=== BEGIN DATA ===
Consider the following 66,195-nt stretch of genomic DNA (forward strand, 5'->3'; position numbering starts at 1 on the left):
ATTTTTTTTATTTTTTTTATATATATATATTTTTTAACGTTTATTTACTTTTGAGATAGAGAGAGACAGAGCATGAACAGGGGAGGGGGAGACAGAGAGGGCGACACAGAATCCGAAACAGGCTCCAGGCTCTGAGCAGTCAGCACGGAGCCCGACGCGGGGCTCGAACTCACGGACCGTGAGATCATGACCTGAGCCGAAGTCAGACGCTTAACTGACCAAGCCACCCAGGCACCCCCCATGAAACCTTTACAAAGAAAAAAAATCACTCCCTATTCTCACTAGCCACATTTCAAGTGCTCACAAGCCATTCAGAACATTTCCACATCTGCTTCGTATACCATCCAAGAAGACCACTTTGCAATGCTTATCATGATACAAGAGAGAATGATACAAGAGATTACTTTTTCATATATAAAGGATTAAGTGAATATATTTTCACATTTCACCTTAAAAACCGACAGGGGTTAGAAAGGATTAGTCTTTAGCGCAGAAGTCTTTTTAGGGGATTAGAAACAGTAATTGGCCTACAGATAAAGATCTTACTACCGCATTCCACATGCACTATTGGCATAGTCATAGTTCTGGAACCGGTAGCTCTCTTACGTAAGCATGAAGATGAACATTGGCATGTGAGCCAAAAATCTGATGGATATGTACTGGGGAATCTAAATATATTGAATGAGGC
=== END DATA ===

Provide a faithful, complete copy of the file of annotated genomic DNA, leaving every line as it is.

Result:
Consider the following 66,195-nt stretch of genomic DNA (forward strand, 5'->3'; position numbering starts at 1 on the left):
ATTTTTTTTATTTTTTTTATATATATATATTTTTTAACGTTTATTTACTTTTGAGATAGAGAGAGACAGAGCATGAACAGGGGAGGGGGAGACAGAGAGGGCGACACAGAATCCGAAACAGGCTCCAGGCTCTGAGCAGTCAGCACGGAGCCCGACGCGGGGCTCGAACTCACGGACCGTGAGATCATGACCTGAGCCGAAGTCAGACGCTTAACTGACCAAGCCACCCAGGCACCCCCCATGAAACCTTTACAAAGAAAAAAAATCACTCCCTATTCTCACTAGCCACATTTCAAGTGCTCACAAGCCATTCAGAACATTTCCACATCTGCTTCGTATACCATCCAAGAAGACCACTTTGCAATGCTTATCATGATACAAGAGAGAATGATACAAGAGATTACTTTTTCATATATAAAGGATTAAGTGAATATATTTTCACATTTCACCTTAAAAACCGACAGGGGTTAGAAAGGATTAGTCTTTAGCGCAGAAGTCTTTTTAGGGGATTAGAAACAGTAATTGGCCTACAGATAAAGATCTTACTACCGCATTCCACATGCACTATTGGCATAGTCATAGTTCTGGAACCGGTAGCTCTCTTACGTAAGCATGAAGATGAACATTGGCATGTGAGCCAAAAATCTGATGGATATGTACTGGGGAATCTAAATATATTGAATGAGGC